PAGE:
Posted on 13 Jan 2020
Developments in the Middle East caused global stocks to remain nervous, as Iran fired missiles at US bases in Iraq in retaliation for a US drone strike that killed Qassem Soleimani, head of Iran’s elite Quds force. However, tensions appeared to ease as the weak progressed, with Iran admitting it had erroneously fired a missile that downed a Ukrainian passenger jet. Stocks were also cheered by the prospect that the US/China “phase one” deal would be signed next week.
The FTSE 100 slid 0.5% over the week.
The IHS Markit/CIPS services purchasing managers’ index was revised higher to 50.0 in December 2019 from a preliminary estimate of 49.0 and compared to a reading of 49.3 in November. The survey also showed that business optimism rebounded to its highest since September 2018.
The British Retail Consortium said retail sales fell 0.1% over 2019, marking the first annual sales decline since 1995. Sales in November and December were particularly weak, falling 0.9%. However, the number excludes some online retailers, such as Amazon, which some experts reckon now account for some 20% of online sales.
Anglo American bid £386 million for struggling potash miner Sirius Minerals.
The S&P 500 rallied 1.2% over the week.
The US economy added 145,000 jobs in December. The data was lower than had been expected and represented a slowdown from job growth in November. The unemployment rate held at an historic low of 3.5%, but earnings growth slowed, rising at an annual rate of 2.9%, the weakest reading since July 2018.
The ISM non-manufacturing index rose to 55 in December, up from 53.9 in November and the strongest pace of expansion since August 2019.
The FTSEurofirst 300 rose 0.2% over the week.
The IHS Markit eurozone composite purchasing managers’ index rose to 50.9 in December, slightly higher than November’s reading of 50.6, a rise in the domestically focused services sector outweighed a further slide in manufacturing. Services activity rose to a four-month high of 52.8 in December, up from 51.9 in November, but manufacturing activity fell to almost a seven-year low.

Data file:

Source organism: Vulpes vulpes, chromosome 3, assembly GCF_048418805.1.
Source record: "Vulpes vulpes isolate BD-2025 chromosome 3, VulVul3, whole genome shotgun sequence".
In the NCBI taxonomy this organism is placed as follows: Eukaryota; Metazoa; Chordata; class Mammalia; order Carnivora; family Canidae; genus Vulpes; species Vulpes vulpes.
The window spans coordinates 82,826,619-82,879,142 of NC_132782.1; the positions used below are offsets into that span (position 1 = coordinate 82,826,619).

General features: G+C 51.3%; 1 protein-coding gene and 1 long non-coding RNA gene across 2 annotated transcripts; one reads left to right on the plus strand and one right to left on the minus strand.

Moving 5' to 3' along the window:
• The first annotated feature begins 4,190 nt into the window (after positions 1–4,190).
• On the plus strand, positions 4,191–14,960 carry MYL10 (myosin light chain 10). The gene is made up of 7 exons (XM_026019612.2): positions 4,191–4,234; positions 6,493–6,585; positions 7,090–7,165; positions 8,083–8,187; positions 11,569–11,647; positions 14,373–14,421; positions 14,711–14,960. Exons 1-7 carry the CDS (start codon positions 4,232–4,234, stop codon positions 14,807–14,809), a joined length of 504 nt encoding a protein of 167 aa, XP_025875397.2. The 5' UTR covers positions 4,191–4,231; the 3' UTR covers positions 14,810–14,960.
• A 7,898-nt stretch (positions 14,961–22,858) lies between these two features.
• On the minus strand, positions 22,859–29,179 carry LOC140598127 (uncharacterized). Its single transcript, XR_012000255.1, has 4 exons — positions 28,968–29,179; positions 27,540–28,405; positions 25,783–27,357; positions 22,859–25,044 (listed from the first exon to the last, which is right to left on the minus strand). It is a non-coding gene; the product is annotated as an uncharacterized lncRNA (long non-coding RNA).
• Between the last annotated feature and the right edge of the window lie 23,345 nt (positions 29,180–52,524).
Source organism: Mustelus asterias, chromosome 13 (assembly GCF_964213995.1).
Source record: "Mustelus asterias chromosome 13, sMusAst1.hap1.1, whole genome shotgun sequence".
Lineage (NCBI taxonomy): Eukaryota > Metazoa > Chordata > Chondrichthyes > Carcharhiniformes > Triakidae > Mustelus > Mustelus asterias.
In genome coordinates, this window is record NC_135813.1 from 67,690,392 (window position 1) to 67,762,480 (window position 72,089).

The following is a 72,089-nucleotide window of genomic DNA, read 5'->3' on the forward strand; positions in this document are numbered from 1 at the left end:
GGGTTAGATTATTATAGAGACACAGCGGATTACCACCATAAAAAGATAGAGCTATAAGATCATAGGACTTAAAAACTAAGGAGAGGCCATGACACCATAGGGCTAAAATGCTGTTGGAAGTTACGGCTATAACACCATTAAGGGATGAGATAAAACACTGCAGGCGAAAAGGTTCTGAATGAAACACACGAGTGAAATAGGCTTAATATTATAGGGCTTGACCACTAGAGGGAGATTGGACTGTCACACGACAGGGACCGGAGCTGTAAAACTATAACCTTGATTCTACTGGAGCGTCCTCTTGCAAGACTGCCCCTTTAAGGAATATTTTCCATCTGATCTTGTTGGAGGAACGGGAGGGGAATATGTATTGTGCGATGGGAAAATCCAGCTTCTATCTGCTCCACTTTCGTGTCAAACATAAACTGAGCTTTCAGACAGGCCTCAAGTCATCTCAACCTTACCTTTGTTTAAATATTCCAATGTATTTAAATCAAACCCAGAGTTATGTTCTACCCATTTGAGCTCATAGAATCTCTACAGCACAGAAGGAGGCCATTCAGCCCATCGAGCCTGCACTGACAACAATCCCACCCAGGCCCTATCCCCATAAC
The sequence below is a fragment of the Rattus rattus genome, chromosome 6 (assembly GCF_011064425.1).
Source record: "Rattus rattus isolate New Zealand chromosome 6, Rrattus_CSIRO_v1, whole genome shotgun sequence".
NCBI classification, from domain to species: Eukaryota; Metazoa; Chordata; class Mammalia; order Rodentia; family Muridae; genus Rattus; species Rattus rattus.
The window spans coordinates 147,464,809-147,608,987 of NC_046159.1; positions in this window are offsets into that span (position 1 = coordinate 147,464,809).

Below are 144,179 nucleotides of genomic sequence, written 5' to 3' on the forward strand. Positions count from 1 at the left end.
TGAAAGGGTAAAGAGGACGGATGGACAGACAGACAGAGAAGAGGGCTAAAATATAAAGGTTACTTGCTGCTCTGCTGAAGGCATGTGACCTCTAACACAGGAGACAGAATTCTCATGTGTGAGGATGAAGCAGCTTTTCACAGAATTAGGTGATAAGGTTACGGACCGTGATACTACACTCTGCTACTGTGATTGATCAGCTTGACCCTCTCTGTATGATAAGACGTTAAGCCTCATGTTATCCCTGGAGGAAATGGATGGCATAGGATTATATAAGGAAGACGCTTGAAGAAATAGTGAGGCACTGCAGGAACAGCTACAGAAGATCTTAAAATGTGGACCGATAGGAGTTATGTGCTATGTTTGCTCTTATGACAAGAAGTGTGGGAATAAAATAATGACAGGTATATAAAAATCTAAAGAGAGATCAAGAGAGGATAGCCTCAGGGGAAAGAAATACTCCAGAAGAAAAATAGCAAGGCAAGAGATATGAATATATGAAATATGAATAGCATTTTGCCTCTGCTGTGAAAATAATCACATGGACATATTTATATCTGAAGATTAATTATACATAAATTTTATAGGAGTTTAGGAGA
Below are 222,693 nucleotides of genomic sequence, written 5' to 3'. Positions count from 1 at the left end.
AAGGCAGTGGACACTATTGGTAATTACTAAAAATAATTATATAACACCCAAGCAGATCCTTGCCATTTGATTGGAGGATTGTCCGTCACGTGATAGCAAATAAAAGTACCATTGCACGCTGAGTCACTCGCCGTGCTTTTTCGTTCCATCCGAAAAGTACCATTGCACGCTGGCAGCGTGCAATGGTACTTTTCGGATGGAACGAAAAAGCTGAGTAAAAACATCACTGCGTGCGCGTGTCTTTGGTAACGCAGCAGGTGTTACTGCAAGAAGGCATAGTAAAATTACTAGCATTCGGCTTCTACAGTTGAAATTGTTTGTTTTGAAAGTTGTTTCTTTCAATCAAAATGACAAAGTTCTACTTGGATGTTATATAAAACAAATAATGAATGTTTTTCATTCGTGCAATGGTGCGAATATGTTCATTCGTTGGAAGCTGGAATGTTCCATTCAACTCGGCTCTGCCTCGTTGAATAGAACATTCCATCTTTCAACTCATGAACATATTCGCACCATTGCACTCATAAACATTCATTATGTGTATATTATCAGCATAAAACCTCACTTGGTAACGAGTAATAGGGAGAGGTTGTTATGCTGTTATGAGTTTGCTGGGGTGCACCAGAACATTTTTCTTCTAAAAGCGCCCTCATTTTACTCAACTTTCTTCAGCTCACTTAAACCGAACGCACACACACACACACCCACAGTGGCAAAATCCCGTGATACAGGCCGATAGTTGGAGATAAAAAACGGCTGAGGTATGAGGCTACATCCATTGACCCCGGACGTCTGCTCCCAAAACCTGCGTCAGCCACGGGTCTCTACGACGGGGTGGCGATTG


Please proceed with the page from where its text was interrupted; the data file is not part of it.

Eurozone inflation rose to 1.3% in December, up from 1.0% in November and the highest level in six months. Core inflation was unchanged at 1.3%.
Sentiment among eurozone investors rose for the third month in a row in January, according to the German-based Sentix survey, which rose to 7.6 points In January compared to 0.7 in December.
German exports dropped 2.3% in November, but industrial production rebounded, growing 1.1%, following two months of declines.
The Nikkei 225 gained 0.8% over the week.
South Korea’s government announced it will spend $51 billion on infrastructure, with the bulk of the money set aside for infrastructure building and housing construction. The government had already committed to an 8% increase in budget spending for 2020 compared with last year.
India’s government forecast GDP growth of 5% for the current financial year compared with a year earlier, its slowest pace in 11 years, amid cooling private consumption, slowing industrial activity and stagnant investment.
The yield on the 10-year US Treasury closed the week at 1.82%, while the 10-year German Bund ended at -0.24%.
Yields on investment-grade and high-yield corporate bonds have continued to decline so far in 2020. The yield on the overall high-yield market has fallen to its lowest level in more than five years, while investment-grade corporate bond yields have fallen to their lowest level since September 2016.
The British pound retreated after Bank of England governor Mark Carney suggested that more stimulus could be on the cards. Speculation that trade talks between the EU and the UK may continue past the proposed deadline of December also weighed on the pound.
In an attempt to weaken the baht, Thailand’s central bank announced that it will relax rules on capital outflows. The currency strengthened around 9% versus the Us dollar in 2019.
Gold rose to $1,580 a troy ounce, its highest level since April 2013, before trimming the advance as Middle East tensions appeared to ease towards the end of the week.
Oil prices hit a three-month high, with Brent crude trading above $70 a barrel, the highest level since an attack on a Saudi oil facility last year, before giving up some of their gains.